The story of Dartmouth Park Film Club

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Founder Lizzie Gillett on why she started it – and the treat that’s in store tonight


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Earl Cameron (left) in Sapphire, show tonight. He will also be doing a Q&A at the age of 98. Photo: CC
Earl Cameron (left) in Sapphire, show tonight. He will also be doing a Q&A at the age of 98. Photo: CC
When I was 15 I saw a movie that changed my life. In The Name Of The Father is based on the true story of four people falsely convicted of a violent IRA bombing. The injustice made my blood boil and set me on a path to make political documentaries.

Fast-forward twenty years and I’m a film producer living in Dartmouth Park. A fellow producer who lives locally, Christo Hird, mentioned the idea of a local film club and together with his colleague, Matt, we decided to go for it. We knew that lots of film and TV people lived in the area and we hoped to watch each others’ work and build a network of likeminded people. We also wanted to support the Highgate Library which had its budget cut massively recently.

Lizzie Gillett in action on her day job:
Lizzie Gillett in action on her day job. Photo: LG
So we launched the Dartmouth Park Film Club last October. We show features that have a local connection: often they’re made by people who live in NW5 (or N19), or they star locals, or they’ve been filmed in the area. You’d be shocked how many well-known producers, directors and actors live around these parts.

We always have a Q&A afterwards, often with the filmmaker who lives locally. So far we’ve had renowned director Kevin Macdonald (Last King of Scotland, Touching The Void) and double Oscar-winning producer Simon Chinn (Man On Wire, Searching for Sugarman).

Our screenings are free to attend, so anyone can come, but we do ask people to contribute what they think the evening is worth, and what they can personally afford, when they leave. As a guide we suggest a donation of “£10 if it was a good night out, £5 if you could’ve had as much fun at home with Netflix and some biscuits, or £0 if it was rubbish”. People donate £7 on average – and this covers our running costs.

You might even be able to scoff a few of these babies. Photo: LG
You might even be able to scoff a few of these babies. Photo: LG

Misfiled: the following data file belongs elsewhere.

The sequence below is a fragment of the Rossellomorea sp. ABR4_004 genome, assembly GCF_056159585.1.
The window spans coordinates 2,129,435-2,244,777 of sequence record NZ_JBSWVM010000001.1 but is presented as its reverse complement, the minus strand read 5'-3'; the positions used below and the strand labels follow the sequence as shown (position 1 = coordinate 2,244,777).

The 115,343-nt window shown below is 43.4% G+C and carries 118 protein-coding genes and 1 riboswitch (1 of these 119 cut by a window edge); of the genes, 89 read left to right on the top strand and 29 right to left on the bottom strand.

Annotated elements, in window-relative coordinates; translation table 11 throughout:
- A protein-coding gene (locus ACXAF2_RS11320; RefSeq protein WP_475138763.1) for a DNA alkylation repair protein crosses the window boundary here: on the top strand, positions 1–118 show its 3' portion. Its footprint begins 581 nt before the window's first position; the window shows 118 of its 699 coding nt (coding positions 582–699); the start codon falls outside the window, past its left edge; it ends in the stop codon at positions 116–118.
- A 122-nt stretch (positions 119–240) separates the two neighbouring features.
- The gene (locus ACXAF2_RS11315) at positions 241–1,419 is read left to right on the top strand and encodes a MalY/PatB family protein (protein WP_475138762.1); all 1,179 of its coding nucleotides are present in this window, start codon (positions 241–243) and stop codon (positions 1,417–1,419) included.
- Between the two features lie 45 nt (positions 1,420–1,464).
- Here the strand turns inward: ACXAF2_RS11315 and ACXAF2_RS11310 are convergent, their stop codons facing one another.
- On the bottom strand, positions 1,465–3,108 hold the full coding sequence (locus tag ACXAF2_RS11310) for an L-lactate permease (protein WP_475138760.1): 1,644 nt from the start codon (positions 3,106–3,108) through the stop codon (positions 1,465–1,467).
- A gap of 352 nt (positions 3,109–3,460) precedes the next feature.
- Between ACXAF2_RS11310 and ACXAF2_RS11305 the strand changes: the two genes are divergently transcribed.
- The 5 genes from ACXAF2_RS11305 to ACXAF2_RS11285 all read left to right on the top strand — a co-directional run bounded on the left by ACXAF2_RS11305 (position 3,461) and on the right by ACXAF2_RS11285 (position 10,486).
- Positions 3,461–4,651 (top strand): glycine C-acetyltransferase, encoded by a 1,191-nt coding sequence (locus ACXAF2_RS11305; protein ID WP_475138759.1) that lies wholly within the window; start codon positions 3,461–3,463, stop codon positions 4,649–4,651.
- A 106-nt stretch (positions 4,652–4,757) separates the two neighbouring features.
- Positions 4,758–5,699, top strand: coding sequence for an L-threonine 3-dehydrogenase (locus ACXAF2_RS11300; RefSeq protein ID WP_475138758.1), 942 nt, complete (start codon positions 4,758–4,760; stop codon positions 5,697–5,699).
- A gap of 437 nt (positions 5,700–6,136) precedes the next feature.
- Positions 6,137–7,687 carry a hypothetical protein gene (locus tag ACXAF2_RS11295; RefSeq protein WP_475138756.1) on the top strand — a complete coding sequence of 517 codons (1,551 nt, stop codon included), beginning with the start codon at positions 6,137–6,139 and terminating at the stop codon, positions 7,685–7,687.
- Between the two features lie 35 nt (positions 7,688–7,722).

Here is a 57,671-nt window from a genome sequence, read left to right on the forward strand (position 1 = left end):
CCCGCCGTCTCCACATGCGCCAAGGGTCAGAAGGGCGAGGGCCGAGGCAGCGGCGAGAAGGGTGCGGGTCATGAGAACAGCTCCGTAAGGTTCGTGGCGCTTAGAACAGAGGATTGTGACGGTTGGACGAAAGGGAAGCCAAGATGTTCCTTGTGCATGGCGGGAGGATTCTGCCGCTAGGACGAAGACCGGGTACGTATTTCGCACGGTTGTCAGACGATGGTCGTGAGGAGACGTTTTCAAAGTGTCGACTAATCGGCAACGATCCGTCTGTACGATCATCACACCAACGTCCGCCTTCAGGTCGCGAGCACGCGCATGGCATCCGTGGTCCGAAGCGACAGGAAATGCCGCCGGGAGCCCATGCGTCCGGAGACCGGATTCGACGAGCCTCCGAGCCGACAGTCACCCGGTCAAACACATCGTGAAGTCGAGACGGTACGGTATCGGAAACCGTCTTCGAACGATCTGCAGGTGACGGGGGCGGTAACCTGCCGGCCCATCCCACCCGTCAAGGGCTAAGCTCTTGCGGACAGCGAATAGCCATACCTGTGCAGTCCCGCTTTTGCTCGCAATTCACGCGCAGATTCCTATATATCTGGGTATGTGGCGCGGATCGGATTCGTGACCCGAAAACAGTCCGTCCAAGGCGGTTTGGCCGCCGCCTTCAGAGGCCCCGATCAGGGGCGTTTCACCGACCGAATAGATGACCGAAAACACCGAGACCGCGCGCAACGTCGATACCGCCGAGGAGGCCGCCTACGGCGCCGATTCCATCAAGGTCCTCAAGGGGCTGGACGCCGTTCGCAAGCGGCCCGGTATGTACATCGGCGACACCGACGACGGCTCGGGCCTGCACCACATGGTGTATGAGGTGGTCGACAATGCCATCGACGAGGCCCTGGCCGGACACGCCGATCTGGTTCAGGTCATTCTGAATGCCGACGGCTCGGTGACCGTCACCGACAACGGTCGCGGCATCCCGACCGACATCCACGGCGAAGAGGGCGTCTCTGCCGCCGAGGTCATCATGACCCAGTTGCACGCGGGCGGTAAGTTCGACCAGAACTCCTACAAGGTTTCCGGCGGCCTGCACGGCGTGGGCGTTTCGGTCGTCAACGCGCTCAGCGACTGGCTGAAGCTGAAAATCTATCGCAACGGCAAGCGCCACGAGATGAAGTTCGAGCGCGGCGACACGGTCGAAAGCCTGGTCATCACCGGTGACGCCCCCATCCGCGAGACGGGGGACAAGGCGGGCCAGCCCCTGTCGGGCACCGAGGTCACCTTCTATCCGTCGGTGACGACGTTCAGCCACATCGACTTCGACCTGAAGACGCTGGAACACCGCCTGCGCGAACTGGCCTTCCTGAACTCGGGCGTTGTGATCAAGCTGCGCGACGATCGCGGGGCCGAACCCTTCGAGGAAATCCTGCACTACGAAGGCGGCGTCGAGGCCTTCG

Our is developing a lovely community vibe: some people bring cakes they’ve baked; we pass bottles of wine around during the Q&A; volunteers put up posters on trees to share the workload; and the family who run Joginder’s Supper Club bring along delicious Indian snacks to every event.

The best moment is seeing people get emotional as they watch. It reminds me of the power of film to move people and the importance of a big screen and a group experience: after the Tom Hardy film ‘Locke’ we all felt as if we’d been on an emotional rollercoaster together.

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Next Event: Sapphire, Mon April 18

sapphire_posterWe’re thrilled our next screening is the 1959 classic Sapphire, shot in and around Hampstead Heath. Basil Dearden’s ground-breaking tale stars Nigel Patrick and Michael Craig as two Scotland Yard detectives who are investigating the murder of a young black woman who had been “passing” for white. It won the BAFTA for Best British Film in 1959 and locals will recognise many of the streets and locations.

We even have one of the only surviving cast members, Earl Cameron, coming to do a Q&A after the film. He’s 98 years old and agreed to come on the condition someone could ferry him and his wife down from Warwickshire. So one of our lovely DPFC people has volunteered to drive them all the way down and back.

Sapphire is shown on Monday, April 18 at Highgate Library Civic Centre, Croftdown Road, 7pm. More info: dartmouthparkfilmclub.com


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